Men suffering sleep apnoea may wake with a headache or feeling as if they had too much to drink the night before. As the day progresses they feel sleepy, can’t concentrate, yawn a lot and have difficulty finishing sentences. There are treatments for apnoea (mentioned in the section ‘Quieter Sleep’ on p. 23), just as there are things you can do yourself to improve your chances of getting better sleep.

Go to bed and get up at regular times.

Maintain sleep hygiene by ensuring you have a comfortable bed and a dark, quiet room that is the right temperature.

Create calm: avoid conflict before sleep, and don’t work or watch TV in bed.

Avoid things that interfere with sleep, such as evening caffeine, nicotine, alcohol and rich foods.

Watch your liquid intake before bed: a full bladder will wake you.

Exercise (but not strenuously) late in the evening: taking a

gentle walk 1 or 2 hours before bedtime can be productive.

Establish a bedtime routine: help yourself to get into the mood for sleep by bathing, brushing your teeth, setting the alarm etc.

Men who struggle to fall asleep and who walk the floors at night should be aware that eventually they will collapse into sleep. The human drive for sleep is so strong that it is impossible to keep a person fully awake and alert for more than 3 or 4 days.

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DIFFERENT TYPES OF CANCER

Thursday, March 12th, 2009

Cancers are divided into two large groups: sarcomas and carcinomas. Sarcomas usually affect the bones and muscles, and are apt to grow rapidly and be very destructive. The carcinomas make up the majority of the cancers of the breast, stomach, lungs, uterus, skin, and tongue.

Fortunately, most cancers grow at first only in the site where they originated. Even then, the cancer may invade the neighbouring cells and tissues, and perhaps destroy valuable structures. However, it becomes far more dangerous when it spreads, or sets up new growths, in other parts of the body. The new cancer is called a metastasis or metastatic lesion. A cancer can spread from the kidney to the bones, or from the lungs to the brain, apparently by way of the bloodstream.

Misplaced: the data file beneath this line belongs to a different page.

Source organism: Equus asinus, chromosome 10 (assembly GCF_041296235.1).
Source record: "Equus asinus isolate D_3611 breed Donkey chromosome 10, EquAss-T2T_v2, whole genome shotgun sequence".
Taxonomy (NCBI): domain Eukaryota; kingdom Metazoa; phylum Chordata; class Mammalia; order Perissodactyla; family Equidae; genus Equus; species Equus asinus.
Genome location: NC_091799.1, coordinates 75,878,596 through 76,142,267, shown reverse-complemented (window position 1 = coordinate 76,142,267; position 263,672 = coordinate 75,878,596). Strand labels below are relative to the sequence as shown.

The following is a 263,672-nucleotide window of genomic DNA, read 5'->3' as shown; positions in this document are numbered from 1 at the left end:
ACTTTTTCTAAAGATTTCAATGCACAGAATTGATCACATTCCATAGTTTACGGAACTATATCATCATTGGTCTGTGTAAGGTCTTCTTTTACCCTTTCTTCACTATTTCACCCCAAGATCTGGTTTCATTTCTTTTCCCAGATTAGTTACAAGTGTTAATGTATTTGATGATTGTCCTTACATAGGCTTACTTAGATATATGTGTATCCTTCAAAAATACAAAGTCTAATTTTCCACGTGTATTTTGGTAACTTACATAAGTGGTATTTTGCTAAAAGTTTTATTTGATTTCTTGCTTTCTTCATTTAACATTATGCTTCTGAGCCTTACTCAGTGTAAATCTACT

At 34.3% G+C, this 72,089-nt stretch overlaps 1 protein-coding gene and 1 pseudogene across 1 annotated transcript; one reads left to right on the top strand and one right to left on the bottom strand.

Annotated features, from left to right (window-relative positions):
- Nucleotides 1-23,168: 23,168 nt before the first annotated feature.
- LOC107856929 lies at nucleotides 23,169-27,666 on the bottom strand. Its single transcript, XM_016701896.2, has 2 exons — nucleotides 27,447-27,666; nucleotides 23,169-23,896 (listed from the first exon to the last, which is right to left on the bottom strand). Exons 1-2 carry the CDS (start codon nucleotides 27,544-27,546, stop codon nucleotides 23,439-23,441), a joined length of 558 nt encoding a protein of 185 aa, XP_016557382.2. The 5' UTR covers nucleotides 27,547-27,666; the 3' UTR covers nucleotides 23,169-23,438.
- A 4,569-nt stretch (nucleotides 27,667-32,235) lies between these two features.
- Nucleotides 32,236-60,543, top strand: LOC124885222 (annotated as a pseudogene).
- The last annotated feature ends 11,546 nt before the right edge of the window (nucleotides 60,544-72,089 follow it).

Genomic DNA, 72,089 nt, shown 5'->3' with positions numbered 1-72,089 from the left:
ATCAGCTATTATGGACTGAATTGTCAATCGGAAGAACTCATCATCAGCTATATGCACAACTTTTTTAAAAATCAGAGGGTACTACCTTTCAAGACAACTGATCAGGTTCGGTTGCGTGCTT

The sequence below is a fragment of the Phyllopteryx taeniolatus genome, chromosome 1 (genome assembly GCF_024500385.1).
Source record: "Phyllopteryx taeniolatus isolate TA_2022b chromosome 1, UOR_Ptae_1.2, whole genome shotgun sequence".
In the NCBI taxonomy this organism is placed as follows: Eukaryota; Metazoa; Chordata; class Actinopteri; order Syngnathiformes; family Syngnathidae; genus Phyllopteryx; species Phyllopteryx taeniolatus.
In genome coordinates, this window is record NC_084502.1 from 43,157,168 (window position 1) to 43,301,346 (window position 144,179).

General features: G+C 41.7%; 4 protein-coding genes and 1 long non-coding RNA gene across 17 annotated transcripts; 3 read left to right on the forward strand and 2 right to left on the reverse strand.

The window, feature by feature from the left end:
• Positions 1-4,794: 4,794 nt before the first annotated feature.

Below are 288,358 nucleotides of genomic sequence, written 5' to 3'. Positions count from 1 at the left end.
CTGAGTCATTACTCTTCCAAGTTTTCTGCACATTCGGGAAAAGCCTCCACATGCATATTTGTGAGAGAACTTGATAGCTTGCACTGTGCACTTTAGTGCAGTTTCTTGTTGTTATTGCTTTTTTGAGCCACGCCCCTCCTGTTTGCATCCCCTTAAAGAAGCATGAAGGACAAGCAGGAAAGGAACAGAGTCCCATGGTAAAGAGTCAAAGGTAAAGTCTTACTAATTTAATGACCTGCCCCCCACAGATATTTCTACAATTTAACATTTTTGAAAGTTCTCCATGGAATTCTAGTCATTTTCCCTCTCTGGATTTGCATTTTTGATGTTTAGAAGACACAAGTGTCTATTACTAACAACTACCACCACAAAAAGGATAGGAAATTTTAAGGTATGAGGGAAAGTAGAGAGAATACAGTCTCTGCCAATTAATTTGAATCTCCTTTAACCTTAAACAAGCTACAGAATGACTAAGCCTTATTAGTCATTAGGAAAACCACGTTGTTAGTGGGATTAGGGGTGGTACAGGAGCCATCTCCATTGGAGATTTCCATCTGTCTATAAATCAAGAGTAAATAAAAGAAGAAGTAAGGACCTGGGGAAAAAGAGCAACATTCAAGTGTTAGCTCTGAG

When cancer enters this stage, it becomes very difficult to cure. Yet, in some instances, it can still be held in check. For example, widespread metastases from a cancer of the prostate gland have been cleared up and kept under control for many years by surgery and the administration of certain hormones.

Obviously, the time when cancer can best be cured is in the early period of its growth, before it destroys neighbouring tissues or spreads to other parts of the body.

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SICKNESS IN INFANTS AND CHILDREN: CHICKENPOX

Thursday, March 12th, 2009

This is a virus disease. Chickenpox and measles are the most highly contagious and therefore the most common diseases of childhood.

First, pimples break out, usually beginning on the chest. Then the pimples become blisters that dry into scabs. The blisters break out in series, one after another. The main danger lies in the fact that the blisters itch, and they may become infected by scratching. To ease the child’s itching, place him in a cold bath to which two or three handfuls of starch have been added. Because you will be unable to prevent a certain amount of scratching, keep your child’s hands clean by washing them several times a day, and keep his nails cut short.

Call the doctor if the child appears really sick or has a fever. This is mainly a precaution to rule out smallpox or other serious diseases. Most cases of chickenpox are mild and require no special treatment except bed rest and plenty of fluids during the feverish stage. Once the scabs arc gone, it is not necessary to isolate the child.

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METHODS OF BIRTH CONTROL: THE ORAL CONTRACEPTIVE PILL

Thursday, March 12th, 2009

The ‘pill’ was developed in the 1950′s as a new approach to the prevention of conception. The rhythm method avoids conception. The pessaries and condom prevent the sperm and egg from meeting. But the ‘pill’ is a means of preventing ovulation, thus making conception impossible. This method of birth control became possible when scientists developed certain chemicals that behave like the hormone that controls the release of the egg from the ovary.

Here is how the ‘pill’ is taken: On the fifth day of the menstrual cycle, the woman takes the first one. She continues for 20 consecutive days. One to three days after she has taken the last tablet, menstruation begins, and the count begins again. It is of the greatest importance to start taking the pills on schedule and not to miss even one day.